While the documentary on everyone’s mind as of late should be CBS’s Fashion’s Night Out Special which airs on September 14th, a new documentary on Rag & Bone was released yesterday on the brand’s website as well as on Starbucks’ frappuccino website. Ok so the sponsor tie-in isn’t exactly so appealing BUT the documentary was filmed by R.J. Cutler of The September Issue.
I’m not in love with the For The Love of Fashion title but the 10-minute video served its purpose as it followed designers Marcus Wainwright and David Neville prep for their Fall 10 show this past February. They talked about their inspiration behind the collection, the brand’s aesthetic, styling the collection, walk throughs and then a count down before the men’s and women’s shows. Anna sighting ensured!
Behold the film from Scott Sternberg of Band of Outsiders. Set to a somewhat melancholic concerto piano, Sternberg goes deep with thoughts like, “It’s not a conscious effort to reject the standards of fashion.” Highlights include a lego-head man in a suit, perhaps plagued by society norms and a desk job. The film presents an honest and real vision that really resonates with customers and is part of what has made the brand achieve much success since its CFDA win for emerging menswear 2 years ago.
Burberry was one of the first luxury brands to “get it” in terms of relaying a luxurious lifestyle on their website. Art Of The Trench deserves all the endless praise it has achieved from the beginning, especially with relaying the brand’s heritage message to today’s street-obsessed culture. But now chief creative officer Christopher Bailey is up to something else with true WOW factor, that extends beyond the brand’s 3-D runway show in February and previous video look books.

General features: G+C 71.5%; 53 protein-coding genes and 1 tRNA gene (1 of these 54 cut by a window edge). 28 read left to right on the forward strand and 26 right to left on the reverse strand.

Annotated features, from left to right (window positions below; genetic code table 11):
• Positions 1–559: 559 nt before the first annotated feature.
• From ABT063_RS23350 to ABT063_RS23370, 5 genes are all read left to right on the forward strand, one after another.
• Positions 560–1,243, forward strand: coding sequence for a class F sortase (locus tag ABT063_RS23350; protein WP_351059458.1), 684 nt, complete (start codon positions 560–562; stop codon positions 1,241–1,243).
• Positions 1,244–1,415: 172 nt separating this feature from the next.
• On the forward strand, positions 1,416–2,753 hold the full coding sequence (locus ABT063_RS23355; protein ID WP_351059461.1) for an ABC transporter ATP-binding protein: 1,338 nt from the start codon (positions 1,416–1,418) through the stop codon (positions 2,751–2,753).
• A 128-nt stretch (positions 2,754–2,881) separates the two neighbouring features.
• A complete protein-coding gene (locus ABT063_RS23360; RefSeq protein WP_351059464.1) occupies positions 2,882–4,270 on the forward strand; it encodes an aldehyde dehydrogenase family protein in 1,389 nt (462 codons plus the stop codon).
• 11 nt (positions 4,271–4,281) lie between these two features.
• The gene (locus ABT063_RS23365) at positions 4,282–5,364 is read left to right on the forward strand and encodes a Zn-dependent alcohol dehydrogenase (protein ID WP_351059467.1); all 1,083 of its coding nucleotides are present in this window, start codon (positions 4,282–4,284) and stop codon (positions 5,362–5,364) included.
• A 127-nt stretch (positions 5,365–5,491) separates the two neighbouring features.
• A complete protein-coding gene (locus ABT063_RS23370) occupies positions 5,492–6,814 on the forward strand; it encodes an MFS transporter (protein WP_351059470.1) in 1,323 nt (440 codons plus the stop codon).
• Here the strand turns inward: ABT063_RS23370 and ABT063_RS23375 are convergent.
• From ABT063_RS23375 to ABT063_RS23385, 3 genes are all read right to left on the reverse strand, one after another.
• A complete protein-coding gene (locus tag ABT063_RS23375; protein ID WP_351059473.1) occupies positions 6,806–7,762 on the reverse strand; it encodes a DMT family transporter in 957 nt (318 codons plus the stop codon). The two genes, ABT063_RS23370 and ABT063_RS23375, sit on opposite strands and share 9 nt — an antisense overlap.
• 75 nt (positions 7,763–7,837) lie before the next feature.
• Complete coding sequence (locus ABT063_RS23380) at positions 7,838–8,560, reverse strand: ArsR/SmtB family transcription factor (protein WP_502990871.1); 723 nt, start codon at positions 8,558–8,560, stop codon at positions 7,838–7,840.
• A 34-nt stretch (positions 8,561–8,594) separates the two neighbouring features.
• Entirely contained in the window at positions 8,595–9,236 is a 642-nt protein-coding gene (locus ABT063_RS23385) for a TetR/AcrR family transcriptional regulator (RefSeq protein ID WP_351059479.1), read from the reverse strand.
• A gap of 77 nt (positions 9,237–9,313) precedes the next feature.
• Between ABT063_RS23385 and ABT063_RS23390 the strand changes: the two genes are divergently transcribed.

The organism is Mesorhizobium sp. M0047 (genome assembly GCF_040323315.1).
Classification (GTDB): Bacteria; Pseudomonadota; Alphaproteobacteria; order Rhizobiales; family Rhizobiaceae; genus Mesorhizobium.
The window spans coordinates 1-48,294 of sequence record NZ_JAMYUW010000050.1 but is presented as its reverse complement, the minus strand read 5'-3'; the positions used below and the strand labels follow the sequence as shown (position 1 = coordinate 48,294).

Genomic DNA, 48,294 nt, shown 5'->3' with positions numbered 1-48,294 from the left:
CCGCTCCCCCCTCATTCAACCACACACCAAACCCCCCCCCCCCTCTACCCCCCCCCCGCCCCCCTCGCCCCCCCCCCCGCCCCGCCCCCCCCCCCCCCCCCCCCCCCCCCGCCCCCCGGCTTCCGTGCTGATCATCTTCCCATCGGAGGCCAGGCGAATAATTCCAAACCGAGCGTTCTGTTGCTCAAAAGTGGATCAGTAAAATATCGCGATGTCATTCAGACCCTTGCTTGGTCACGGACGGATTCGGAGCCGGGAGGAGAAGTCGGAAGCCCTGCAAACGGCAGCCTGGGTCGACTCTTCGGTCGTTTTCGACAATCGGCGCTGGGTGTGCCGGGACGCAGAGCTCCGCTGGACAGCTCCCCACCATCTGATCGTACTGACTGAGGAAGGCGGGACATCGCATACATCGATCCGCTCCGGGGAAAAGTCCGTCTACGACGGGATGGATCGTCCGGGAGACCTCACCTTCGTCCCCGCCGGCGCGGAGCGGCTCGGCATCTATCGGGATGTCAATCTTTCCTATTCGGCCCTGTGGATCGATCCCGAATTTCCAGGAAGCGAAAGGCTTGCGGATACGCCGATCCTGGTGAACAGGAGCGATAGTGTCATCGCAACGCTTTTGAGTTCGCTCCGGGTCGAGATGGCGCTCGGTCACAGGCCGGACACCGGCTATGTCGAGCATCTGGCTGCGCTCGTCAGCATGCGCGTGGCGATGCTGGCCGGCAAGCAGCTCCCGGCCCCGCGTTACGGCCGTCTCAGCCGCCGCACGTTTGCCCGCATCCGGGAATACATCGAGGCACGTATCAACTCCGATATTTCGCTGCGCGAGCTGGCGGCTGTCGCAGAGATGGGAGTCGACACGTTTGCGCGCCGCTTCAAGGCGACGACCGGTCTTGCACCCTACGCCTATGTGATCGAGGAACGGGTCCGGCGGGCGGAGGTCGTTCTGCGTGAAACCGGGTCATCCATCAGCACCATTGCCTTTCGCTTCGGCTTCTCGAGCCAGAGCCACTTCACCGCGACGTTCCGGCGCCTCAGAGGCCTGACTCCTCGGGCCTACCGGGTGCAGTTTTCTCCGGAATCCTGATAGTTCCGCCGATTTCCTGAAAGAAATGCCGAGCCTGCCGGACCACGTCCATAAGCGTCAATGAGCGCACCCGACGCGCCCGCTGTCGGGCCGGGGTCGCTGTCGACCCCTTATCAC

Burberry’s Fall 10 ad campaign, shot by Mario Testino, is now digital and interactive on burberry.com. The photos below don’t do it justice – it’s something you need to see and “feel” to believe. The way you could move the screen to see different views, models walking, picking up bags or trench coat collars, is really kind of amazing. It’s as if you are going deep into the depths of every image to uncover another layer which would otherwise go unnoticed. The music set to this new feature really helps push the “feeling” element forward.
I can only expect that from this initiative, once Fall product is available, there will also be a link from the interactive campaign to buy product, much like the video look books did in the past.
In related news, Bailey has also launched an initiative that channels his passion for music. Burberry Acoustic features hand-picked emerging British bands which so far include Life in Film, Mitsy Miller and Ramona.
While there is no real visual evidence of a marketing tie-in on Burberry Acoustic, apparently some band members are wearing Burberry pieces mixed in with their own clothes. While that’s all good and fine, the recent Spring 11 menswear show video has also been added to the same area of the site. Placing runway right next to new music videos has me kind of puzzled. I’m all for groundbreaking fashion films, technology and music tie-ins; my only concern would be that too many different types of media might become overwhelming to the customers, depending on placement. For example, will customers be able to shop from the ad campaign, video look book, runway and by category? When it comes to videos, I feel like maybe 1 or 2 media formats are enough, more than that may become a bit excessive.